BLAIR: Yeah. I'm fond of saying, this doesn't universally apply, but I'm saying the best of bad practices are still bad practices. When you're pulling from your industry too though, there's this danger, and I see it a lot, and the danger is you start to put forward other people's ideas. And ideas aren't, you can't patent an idea, but I think we all know people who create content who it's not really their content. They're taking the flavor of the day. They're probably paying too close attention to people who are in their industry, and it's easy to see that they are following the leaders in their industry. Does that make sense?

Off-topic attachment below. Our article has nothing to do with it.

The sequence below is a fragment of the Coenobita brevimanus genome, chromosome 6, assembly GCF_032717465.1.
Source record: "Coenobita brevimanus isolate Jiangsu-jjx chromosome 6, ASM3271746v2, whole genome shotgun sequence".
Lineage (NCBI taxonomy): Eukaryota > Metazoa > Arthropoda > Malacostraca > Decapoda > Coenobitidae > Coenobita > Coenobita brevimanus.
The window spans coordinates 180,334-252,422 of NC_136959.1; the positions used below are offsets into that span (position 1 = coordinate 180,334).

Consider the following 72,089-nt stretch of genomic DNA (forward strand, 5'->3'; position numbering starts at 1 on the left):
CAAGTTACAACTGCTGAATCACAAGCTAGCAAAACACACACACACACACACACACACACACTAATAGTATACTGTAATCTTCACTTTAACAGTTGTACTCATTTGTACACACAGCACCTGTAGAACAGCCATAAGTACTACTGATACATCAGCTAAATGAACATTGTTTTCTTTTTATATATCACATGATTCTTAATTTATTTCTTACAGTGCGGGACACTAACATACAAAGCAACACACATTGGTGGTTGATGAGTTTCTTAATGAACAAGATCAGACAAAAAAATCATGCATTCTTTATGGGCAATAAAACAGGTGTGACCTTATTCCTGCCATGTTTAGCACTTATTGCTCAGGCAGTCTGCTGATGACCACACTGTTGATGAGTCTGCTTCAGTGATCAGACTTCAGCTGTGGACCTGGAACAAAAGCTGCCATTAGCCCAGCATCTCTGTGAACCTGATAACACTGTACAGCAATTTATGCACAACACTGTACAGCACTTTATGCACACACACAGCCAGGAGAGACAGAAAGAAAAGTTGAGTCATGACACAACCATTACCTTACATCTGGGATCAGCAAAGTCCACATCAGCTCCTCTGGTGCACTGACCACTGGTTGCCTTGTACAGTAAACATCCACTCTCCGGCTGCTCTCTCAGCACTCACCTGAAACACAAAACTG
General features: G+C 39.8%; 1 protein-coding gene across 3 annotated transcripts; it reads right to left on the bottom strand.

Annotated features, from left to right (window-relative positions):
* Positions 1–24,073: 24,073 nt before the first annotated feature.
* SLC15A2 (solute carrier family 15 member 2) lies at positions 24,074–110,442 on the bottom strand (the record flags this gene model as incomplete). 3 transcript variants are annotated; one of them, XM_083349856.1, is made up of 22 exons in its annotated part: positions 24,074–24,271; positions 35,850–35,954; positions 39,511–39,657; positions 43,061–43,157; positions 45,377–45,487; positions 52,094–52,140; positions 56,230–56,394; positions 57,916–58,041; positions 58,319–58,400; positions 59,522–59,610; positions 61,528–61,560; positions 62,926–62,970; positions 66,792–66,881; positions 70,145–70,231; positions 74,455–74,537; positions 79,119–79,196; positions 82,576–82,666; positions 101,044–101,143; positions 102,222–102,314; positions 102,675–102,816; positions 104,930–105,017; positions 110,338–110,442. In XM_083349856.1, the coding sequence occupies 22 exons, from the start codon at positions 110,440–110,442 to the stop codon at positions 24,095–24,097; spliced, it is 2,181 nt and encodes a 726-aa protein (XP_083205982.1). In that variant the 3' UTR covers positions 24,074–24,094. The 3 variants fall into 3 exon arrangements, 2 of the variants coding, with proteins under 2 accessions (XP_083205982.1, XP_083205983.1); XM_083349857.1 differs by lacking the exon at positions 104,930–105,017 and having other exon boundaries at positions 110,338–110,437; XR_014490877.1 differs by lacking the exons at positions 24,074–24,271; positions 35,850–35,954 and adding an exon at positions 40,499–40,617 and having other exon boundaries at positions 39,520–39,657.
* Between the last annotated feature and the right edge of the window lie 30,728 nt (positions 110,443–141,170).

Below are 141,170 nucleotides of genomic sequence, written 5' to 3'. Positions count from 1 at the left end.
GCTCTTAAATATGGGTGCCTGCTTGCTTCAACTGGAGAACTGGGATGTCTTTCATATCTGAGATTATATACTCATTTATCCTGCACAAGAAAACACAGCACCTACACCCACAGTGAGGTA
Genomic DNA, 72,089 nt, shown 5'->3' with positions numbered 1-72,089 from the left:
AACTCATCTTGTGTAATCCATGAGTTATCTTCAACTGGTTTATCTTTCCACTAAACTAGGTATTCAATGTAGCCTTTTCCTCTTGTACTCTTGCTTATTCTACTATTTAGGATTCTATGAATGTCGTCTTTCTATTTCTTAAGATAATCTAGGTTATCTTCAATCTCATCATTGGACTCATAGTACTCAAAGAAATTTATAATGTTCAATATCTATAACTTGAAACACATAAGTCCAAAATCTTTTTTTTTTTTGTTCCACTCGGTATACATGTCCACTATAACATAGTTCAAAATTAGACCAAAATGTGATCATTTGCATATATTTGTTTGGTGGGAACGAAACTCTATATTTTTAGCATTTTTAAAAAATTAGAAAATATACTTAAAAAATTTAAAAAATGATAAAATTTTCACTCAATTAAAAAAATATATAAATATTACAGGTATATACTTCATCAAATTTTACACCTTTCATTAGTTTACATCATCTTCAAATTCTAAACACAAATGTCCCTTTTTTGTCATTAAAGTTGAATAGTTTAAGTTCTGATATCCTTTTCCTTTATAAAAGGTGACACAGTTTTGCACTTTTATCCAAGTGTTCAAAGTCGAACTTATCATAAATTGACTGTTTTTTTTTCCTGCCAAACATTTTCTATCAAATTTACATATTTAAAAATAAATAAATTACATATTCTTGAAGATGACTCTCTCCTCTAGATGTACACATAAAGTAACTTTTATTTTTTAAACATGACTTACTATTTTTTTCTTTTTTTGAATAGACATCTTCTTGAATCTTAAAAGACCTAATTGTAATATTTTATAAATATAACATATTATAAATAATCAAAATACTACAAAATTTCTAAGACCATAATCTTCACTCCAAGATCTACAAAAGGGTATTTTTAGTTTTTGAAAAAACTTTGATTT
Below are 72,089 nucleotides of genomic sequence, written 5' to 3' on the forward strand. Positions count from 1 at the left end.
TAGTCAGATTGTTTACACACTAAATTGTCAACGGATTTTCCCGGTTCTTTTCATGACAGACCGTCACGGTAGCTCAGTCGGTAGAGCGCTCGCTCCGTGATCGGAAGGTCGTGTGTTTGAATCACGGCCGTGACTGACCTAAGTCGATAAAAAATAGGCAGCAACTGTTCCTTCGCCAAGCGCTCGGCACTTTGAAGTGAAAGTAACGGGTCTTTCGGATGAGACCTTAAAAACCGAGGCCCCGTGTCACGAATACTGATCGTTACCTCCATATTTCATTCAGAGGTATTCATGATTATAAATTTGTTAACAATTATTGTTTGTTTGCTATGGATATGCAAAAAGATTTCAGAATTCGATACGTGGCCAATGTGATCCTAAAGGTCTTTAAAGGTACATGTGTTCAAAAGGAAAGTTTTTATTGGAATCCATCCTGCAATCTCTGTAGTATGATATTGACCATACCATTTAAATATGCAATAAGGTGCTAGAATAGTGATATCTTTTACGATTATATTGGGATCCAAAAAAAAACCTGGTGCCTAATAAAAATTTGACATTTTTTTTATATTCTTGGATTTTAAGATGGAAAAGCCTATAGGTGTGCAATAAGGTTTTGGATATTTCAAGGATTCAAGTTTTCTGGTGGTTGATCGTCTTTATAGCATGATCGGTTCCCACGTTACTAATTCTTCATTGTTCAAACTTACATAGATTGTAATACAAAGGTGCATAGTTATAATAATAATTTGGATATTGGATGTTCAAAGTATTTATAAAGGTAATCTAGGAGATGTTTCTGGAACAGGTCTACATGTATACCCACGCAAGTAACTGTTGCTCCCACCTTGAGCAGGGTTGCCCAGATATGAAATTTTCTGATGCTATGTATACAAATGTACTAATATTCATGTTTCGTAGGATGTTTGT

DAVID: It does, and we know when we've crossed over the line in borrowing somebody else's content, but it's harder to know when you step up to it, and you and I talk enough that I worry sometimes that I'm using something that I think is my idea when it was actually your idea, but it's a matter of I guess just being honest in terms of where we're taking stuff. It is just not worth crossing that line and stealing something from somebody without giving them credit. The world will catch us, right? At some point, they'll just catch us, so I think we need to be pretty careful about that.
DAVID: This relates a little bit to the question I wanted to ask you. How do you feel about hiring somebody to write content for you? Is there a place when that makes sense or is it always not a good idea?